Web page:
• The Battle for the Suburbs

  • Por Jonas Söderqvist | 08 Nov 11
  • 15 October, Stockholm

    Accommodation is an explosive issue. Housing loans played a central role in the outbreak of the global economic crisis and in many countries, the increasing costs of living is the ultimate reason for people to go out in the squares and protest against the impact of the crisis and austerity. Even here in Sweden, the costs for accommodation is going through the roof, taking up an increasingly large part of peoples salary. The wave of privatization in the public housing sector, with conversion from rented apartments to privately owned apartments has created a housing market based on speculation and a plundering of our common public good. This year, the queue for public housing in Stockholm has grown with 75 000 people, while the supply of vacant rental units continues to shrink, due to a combination of privatization and the fact that there are very few building projects.

    On the Global Day of Action - United for a social change - many people chose to gather in the central squares of the major Swedish cities to hold general meetings on the growing economic inequality. The Squares gathered a motley crew of people in a broad and open discussion.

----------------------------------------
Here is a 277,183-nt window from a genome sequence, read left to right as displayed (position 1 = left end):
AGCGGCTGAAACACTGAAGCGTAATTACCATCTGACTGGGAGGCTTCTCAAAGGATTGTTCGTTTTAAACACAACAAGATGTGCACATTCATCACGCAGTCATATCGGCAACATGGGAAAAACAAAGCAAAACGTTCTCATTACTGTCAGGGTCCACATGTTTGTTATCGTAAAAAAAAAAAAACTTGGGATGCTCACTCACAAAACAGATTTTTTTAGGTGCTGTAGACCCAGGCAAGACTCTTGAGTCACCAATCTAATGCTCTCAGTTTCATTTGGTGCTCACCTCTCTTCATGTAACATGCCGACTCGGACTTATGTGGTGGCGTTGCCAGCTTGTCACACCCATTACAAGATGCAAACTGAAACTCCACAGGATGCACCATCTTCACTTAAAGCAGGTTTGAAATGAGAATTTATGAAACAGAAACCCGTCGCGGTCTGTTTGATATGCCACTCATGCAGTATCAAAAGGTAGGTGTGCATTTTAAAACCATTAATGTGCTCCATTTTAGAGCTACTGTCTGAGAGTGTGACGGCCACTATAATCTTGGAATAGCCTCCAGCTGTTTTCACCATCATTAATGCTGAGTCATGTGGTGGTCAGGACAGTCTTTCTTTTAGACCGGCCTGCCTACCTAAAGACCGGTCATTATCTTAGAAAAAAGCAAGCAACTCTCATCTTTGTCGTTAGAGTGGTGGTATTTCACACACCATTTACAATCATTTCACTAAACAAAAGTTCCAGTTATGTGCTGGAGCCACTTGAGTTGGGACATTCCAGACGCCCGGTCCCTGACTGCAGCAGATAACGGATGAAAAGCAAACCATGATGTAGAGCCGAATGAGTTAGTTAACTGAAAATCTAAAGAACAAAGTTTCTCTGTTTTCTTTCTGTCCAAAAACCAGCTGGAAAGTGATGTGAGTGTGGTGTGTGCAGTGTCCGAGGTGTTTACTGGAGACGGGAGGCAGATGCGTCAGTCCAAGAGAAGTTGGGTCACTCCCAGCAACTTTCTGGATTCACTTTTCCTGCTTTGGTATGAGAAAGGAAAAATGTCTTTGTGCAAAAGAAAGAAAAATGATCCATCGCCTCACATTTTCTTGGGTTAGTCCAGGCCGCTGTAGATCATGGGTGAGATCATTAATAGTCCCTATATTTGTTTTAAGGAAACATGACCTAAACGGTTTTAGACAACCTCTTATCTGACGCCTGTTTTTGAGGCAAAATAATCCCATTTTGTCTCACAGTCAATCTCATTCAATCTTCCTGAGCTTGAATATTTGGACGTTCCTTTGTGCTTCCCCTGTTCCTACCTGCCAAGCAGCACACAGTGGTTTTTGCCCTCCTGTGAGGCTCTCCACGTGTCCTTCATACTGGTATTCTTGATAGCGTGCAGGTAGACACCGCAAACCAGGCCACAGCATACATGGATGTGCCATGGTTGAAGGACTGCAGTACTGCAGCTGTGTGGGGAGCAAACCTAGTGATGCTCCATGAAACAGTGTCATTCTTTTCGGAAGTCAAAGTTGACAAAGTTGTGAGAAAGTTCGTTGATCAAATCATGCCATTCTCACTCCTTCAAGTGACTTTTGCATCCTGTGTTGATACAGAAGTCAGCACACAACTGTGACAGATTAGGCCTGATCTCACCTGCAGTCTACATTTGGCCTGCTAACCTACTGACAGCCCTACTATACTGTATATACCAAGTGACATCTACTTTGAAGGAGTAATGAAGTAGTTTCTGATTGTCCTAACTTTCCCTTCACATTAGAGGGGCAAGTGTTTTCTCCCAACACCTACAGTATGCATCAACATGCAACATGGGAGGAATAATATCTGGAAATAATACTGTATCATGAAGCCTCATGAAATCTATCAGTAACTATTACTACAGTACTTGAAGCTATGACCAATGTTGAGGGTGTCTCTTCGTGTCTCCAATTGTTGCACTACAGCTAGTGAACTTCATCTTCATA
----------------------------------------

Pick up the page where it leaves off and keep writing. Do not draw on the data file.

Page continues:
But a lot of people chose a different path, making accomodation the central issue for their protests, as the privitization of our houses is a privitization of our lives. We chose to focus on continuity, conflict and contact. We gathered instead in the squares in the suburbs and neighbourhoods where we live, to take the chance to talk to our neighbors about the new wave of privitization launched this year by the neoliberal political majority in the city council, how we can stop it and defend the right of tenancy. We talked to senior citizens and young, walked around the apartment blocks and distributed leaflets, offered coffee and filled our neighbourhoods with information about housing rights. Over one hundred people took part in the activities, taking place all over the various subway lines in Stockholm. Some 10.000 leaflets were distributed and a first contact was taken between a number of loosely organized local protest groups, all battling the privitization in their own appartment blocks. The idea is to connect the political struggles we face in our everyday life with the global movement and making the demands on an end to neoliberal inequality sensible in a Swedish context. This has proved to be a good start for a political network dealing with theese issues and more activities are planned for the whole fall and winter.